Those children exposed to passive smoking on a daily basis and for many hours are the most vulnerable facing over treble (3.63) the risk of those who grew up in smoke-free environments.
Children experiencing passive smoke a few times a week are one and a half (1.45) times more likely to develop lung cancer, and those exposed daily but not for many hours faced twice (2.08) the risk.
In one of the most comprehensive studies into passive smoking of its kind, researchers looked at 303,020 people across Europe who had never smoked, or had stopped smoking by at least ten years. Within this group, 123,479 provided information on exposure to passive smoke, and researchers followed these participants' progress for an average of seven years.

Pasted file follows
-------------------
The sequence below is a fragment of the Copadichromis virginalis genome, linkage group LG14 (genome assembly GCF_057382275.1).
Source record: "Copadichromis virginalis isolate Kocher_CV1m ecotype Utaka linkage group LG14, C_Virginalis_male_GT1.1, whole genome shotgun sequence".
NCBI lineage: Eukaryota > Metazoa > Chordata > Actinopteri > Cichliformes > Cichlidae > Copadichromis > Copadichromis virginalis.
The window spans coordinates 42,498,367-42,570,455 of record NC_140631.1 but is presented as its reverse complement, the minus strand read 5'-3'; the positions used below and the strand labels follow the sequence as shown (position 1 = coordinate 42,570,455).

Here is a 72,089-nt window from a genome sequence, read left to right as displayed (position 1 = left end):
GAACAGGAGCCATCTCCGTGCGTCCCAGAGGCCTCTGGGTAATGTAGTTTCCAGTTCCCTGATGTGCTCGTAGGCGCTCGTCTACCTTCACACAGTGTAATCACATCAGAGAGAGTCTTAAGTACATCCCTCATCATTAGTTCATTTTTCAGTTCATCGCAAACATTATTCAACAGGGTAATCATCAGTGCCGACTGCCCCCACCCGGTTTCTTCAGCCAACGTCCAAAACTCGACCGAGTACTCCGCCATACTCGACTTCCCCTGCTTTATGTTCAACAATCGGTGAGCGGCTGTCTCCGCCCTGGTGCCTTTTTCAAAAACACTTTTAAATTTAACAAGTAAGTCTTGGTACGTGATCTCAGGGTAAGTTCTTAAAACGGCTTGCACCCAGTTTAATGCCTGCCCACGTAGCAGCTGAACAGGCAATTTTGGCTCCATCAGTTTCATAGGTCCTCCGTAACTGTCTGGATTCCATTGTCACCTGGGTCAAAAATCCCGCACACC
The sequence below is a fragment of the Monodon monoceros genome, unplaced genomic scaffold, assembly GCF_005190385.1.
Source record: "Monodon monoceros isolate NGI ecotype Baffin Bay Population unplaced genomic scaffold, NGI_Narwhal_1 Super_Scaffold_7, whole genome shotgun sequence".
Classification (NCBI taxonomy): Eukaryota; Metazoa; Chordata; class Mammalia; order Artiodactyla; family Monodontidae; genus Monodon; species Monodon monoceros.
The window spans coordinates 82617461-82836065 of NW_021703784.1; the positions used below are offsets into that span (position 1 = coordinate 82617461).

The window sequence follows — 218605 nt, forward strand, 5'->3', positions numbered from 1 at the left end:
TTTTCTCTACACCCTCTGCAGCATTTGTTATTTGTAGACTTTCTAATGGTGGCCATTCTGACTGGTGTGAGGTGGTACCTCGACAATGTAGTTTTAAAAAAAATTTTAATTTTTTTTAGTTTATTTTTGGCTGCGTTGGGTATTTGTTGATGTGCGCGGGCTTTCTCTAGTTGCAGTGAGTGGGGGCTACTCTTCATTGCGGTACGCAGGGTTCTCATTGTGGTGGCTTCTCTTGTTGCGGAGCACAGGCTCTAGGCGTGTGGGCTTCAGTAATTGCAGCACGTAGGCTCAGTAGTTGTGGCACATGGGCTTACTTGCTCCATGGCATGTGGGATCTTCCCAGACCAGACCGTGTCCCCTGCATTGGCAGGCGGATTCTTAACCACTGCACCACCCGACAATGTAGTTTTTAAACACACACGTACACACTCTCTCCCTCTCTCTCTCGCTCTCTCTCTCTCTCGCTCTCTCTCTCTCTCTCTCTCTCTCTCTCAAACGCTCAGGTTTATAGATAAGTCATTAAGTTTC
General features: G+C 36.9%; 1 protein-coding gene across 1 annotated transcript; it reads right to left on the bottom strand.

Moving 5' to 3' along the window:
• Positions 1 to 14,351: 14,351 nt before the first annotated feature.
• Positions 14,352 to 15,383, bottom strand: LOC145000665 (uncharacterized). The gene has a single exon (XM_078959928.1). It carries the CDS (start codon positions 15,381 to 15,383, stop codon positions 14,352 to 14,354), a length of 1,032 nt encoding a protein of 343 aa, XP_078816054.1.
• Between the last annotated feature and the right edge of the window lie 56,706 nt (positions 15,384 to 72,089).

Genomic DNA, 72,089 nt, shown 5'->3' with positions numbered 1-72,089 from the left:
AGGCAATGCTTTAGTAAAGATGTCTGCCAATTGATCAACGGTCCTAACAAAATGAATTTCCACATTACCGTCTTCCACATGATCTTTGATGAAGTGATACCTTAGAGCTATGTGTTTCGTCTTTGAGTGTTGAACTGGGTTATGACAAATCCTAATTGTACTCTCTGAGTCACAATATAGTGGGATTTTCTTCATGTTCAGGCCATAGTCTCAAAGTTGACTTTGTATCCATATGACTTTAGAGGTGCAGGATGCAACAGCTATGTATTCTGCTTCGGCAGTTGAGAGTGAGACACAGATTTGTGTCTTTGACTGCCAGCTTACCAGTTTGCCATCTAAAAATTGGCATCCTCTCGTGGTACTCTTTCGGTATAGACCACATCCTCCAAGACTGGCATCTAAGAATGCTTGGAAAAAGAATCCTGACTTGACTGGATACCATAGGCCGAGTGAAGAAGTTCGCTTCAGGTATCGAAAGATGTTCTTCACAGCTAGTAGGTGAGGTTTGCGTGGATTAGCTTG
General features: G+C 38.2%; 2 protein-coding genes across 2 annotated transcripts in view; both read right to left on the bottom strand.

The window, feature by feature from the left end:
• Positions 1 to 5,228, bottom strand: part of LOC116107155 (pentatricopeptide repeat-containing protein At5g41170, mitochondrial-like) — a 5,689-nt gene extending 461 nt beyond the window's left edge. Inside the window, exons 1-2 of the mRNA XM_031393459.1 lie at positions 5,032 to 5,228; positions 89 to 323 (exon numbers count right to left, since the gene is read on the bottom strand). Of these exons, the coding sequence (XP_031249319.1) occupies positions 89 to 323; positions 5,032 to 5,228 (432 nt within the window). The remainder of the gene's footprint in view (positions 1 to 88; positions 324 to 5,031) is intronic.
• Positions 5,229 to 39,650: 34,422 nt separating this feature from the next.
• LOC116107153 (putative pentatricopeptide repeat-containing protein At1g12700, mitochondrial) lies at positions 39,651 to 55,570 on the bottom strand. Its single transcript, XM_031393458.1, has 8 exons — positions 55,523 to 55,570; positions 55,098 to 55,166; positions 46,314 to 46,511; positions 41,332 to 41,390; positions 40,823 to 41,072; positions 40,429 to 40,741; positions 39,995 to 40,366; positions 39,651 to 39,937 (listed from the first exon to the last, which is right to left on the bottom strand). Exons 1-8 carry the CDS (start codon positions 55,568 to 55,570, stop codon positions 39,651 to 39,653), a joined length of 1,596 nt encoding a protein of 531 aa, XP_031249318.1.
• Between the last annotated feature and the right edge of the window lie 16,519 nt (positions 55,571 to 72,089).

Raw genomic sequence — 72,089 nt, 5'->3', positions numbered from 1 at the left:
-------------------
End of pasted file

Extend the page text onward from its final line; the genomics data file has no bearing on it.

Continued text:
Of those who had known exposure to passive smoke (but were not smokers themselves), 97 had developed lung cancer, 20 more had upper respiratory cancers such as cancer of the larynx, and 14 died from chronic obstructive pulmonary disease during the seven follow-up years.
Former smokers faced up to twice the risk of respiratory diseases from passive smoke than those who'd never smoked. This may be because their lungs are already damaged, making them more at risk to the effects of environmental tobacco smoke, say the researchers.
This study significantly reinforces previous research into the cancerous effects of passive smoke, the authors conclude.